Weekend hospital stays worse for kidney patients

Nov 19, 2010

Patients with end-stage renal disease (ESRD) who are admitted to the hospital during the weekend are at increased risk of death, according to a study presented at the American Society of Nephrology's 43rd Annual Meeting and Scientific Exposition.

"Our study highlights poor outcomes for patients with ESRD admitted over the weekend," comments Ankit Sakhuja, MD, a third year resident in internal medicine at The Medical College of Wisconsin, Milwaukee. "Further research is needed to identify the reasons for this 'weekend effect' and to institute appropriate interventions."

Using a national database, researchers compared and other hospital outcomes for ESRD patients hospitalized on weekends versus weekdays. There were more than 800,000 ESRD admissions during 2007, with nearly one fifth admitted over the weekend.

The mortality rate for ESRD patients admitted on weekends was significantly higher than those admitted on weekdays. With adjustment for other factors—including other medical conditions and hospital characteristics—patients admitted on weekends were 17% more likely to die in the hospital compared to patients admitted during the week.

Patients admitted on weekends also experienced delays to the start of dialysis treatment: nearly one-third of a day longer than for patients admitted on weekdays.

Reduced hospital staffing and limited resources on weekends may affect the quality of care. "Weekend effects have been shown in many diseases, including acute myocardial infarction and acute renal failure," according to Dr. Sakhuja.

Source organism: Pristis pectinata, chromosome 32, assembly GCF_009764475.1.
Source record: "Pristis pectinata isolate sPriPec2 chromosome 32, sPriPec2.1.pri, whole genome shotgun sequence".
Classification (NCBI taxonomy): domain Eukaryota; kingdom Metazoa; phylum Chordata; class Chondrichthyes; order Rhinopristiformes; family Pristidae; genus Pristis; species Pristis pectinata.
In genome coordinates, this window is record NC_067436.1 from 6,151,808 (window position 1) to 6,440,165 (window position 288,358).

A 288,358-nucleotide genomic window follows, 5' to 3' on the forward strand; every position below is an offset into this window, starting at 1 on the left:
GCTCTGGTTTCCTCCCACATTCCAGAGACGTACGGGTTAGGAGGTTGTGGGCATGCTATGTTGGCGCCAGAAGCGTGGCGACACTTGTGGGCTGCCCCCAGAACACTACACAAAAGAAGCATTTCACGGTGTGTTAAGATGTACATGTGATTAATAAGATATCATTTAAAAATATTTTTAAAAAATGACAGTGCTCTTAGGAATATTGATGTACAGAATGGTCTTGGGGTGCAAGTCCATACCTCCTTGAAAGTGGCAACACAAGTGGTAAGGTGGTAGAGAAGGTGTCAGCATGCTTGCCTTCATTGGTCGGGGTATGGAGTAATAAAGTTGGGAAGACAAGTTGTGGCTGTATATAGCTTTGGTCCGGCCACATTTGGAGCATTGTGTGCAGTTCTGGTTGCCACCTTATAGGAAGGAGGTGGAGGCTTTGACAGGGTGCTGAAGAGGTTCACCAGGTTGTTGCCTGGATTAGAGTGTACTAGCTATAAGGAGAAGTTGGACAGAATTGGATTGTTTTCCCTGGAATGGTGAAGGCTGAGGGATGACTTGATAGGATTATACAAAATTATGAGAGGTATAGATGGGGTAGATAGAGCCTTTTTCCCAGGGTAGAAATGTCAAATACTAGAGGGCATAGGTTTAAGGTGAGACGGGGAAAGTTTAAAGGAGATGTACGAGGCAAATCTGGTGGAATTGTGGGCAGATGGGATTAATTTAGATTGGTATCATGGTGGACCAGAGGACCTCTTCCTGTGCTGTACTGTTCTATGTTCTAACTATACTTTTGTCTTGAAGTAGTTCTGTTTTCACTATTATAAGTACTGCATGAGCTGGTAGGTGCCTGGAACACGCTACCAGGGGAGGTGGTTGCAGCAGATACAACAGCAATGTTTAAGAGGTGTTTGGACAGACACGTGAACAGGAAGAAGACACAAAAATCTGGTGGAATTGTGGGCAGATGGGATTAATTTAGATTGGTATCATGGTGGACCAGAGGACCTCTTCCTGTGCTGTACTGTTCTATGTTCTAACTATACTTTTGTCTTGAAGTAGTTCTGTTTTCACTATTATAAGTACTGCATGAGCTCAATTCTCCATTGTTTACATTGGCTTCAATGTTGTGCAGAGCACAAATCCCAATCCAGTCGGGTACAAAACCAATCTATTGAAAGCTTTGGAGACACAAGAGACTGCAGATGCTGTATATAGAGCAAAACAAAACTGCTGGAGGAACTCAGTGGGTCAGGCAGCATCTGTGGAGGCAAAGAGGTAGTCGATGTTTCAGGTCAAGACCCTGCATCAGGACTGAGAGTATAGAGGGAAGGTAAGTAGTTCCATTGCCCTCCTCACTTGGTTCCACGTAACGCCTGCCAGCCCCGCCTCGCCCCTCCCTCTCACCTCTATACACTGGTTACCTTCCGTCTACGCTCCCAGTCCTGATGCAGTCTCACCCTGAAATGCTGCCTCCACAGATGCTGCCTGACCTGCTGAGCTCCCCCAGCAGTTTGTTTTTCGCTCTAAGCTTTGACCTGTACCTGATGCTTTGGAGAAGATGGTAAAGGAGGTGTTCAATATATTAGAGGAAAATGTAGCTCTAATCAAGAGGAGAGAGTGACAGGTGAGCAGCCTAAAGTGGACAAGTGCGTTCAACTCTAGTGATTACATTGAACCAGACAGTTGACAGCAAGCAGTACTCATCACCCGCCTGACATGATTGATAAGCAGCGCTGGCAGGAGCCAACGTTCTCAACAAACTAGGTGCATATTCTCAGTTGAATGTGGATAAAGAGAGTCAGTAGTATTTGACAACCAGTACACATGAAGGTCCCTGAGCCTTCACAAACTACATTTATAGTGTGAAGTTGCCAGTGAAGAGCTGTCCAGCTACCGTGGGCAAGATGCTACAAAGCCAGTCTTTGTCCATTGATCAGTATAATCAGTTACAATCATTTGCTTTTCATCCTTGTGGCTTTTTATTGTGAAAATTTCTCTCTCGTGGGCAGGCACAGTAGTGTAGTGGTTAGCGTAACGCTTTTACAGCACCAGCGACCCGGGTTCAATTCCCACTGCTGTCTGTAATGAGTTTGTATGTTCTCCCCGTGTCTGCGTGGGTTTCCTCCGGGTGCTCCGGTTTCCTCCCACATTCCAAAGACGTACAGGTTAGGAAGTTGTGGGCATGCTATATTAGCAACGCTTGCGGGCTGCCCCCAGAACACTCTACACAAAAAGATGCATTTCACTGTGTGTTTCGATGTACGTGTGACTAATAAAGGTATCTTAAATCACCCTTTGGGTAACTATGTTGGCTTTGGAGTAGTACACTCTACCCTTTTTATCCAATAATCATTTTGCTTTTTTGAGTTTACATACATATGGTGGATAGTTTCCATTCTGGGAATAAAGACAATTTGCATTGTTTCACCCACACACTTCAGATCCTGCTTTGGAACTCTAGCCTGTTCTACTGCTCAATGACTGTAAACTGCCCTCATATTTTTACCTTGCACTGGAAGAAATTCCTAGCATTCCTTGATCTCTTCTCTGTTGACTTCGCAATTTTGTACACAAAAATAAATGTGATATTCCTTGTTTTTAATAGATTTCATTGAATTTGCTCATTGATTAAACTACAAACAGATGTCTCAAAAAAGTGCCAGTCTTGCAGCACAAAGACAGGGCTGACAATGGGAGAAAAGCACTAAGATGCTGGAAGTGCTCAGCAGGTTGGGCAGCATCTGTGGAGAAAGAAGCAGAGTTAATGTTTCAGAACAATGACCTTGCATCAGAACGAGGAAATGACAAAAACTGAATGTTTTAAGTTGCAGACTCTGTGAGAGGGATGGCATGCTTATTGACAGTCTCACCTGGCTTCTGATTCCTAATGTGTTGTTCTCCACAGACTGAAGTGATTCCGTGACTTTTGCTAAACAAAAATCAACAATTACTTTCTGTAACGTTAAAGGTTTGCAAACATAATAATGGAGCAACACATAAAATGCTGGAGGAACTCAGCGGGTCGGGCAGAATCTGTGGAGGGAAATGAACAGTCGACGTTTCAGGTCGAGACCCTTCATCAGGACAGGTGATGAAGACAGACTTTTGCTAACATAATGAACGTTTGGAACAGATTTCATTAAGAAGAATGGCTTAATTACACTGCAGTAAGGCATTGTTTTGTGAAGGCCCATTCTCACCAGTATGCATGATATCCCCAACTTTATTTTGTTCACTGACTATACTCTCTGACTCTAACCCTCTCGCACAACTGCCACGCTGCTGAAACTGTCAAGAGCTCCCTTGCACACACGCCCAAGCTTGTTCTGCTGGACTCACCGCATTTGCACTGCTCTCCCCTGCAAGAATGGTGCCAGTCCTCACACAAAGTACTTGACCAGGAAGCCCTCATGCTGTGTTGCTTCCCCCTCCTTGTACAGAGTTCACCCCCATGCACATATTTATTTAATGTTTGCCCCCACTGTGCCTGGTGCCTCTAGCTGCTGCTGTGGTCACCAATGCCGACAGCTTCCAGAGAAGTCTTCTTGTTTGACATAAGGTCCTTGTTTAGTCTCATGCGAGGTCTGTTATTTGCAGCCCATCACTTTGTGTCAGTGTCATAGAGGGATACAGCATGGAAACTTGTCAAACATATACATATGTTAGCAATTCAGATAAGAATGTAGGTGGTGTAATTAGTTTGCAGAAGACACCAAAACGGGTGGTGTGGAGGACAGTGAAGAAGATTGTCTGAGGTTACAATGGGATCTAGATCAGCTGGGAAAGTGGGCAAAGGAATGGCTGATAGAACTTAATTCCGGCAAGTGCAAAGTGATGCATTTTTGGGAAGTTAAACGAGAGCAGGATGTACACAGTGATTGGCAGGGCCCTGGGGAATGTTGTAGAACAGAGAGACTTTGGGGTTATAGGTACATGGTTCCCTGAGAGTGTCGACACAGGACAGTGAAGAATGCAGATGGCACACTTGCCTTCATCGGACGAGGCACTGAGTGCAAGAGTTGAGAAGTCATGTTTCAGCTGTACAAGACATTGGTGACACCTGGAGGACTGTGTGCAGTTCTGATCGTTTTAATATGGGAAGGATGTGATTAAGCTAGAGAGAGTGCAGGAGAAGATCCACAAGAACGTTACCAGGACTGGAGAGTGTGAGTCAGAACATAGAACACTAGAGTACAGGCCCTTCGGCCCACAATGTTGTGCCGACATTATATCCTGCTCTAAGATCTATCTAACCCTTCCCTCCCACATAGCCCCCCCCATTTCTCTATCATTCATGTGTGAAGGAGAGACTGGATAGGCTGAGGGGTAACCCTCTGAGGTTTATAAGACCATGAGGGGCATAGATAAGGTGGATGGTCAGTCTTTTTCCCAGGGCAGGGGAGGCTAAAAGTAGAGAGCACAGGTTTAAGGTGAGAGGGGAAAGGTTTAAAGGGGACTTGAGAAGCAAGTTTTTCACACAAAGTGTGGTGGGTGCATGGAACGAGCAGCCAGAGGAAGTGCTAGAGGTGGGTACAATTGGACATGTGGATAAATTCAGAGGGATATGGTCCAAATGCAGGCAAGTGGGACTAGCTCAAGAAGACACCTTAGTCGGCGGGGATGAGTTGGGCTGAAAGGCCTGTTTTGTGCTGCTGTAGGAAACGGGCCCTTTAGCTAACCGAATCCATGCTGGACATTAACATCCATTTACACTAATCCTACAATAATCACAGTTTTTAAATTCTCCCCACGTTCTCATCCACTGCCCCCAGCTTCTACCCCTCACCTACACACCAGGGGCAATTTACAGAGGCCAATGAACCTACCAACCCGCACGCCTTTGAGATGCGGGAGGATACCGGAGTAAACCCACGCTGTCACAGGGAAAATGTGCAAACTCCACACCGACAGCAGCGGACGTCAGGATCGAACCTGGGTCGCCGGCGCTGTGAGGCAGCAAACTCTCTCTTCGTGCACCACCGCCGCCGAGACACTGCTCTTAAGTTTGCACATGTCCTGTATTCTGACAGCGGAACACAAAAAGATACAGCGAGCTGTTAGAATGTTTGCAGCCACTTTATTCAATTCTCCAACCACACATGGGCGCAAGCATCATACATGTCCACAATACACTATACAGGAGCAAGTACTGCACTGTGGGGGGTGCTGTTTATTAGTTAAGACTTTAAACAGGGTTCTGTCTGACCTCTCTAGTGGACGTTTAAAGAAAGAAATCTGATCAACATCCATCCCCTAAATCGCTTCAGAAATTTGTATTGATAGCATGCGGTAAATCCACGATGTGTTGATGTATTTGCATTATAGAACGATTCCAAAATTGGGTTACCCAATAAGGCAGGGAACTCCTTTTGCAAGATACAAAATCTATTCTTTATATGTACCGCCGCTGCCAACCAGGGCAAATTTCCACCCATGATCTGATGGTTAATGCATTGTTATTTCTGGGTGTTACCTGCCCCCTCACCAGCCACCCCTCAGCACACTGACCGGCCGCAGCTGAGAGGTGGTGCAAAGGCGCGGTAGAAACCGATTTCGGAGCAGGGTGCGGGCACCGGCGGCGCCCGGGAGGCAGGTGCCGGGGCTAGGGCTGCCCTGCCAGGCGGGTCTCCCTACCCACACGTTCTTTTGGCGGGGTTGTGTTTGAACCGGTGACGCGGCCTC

The results show a similar weekend effect for ESRD patients, including delays to the start of dialysis treatment. "The restricted dialysis services on weekends may result in delayed care of the fluid and electrolyte imbalances, which can result in higher mortality," says Dr. Sakhuja. "Our study stresses the need to redesign hospital staffing models to assure improved staff and dialysis availability for patients dependent on over the weekends."

The authors note that their study was based on an administrative database prone to coding errors. Because of the nature of the data, it was not possible to ascertain the reasons for poorer outcomes of dialysis-dependent patients admitted over the weekends.

Explore further: Nocturnal GERD tied to non-infectious rhinitis

add to favorites email to friend print save as pdf

Related Stories

Weekend strokes may receive more aggressive treatment

Jan 11, 2010

Stroke patients admitted to the hospital on the weekend appear more likely to receive the clot-dissolving medication tissue plasminogen activator than patients admitted during the week, according to a report in the January ...

Before starting dialysis, patients need nephrologist care

Mar 25, 2009

For patients with end-stage renal disease (ESRD), receiving care from a nephrologist in the months before starting dialysis reduces the risk of death during the first year on dialysis, reports a study in the May 2009 issue ...

Recommended for you

Nocturnal GERD tied to non-infectious rhinitis

1 hour ago

(HealthDay)—Nocturnal gastroesophageal reflux disease (GERD) appears to be a risk factor for non-infectious rhinitis (NIR), according to a study published online March 24 in Allergy.

UK nurse cured of Ebola after receiving new treatment

4 hours ago

A British army reservist who contracted Ebola while working as a volunteer nurse in Sierra Leone has fully recovered after becoming the first patient in the world to receive an experimental new treatment.

COPD takes big toll on employment, mobility in US

4 hours ago

(HealthDay)—The respiratory illness known as COPD takes a toll on mobility and employment, with a new report finding that nearly one-quarter of Americans with the condition are unable to work.

User comments : 0

Please sign in to add a comment. Registration is free, and takes less than a minute. Read more

Click here to reset your password.
Sign in to get notified via email when new comments are made.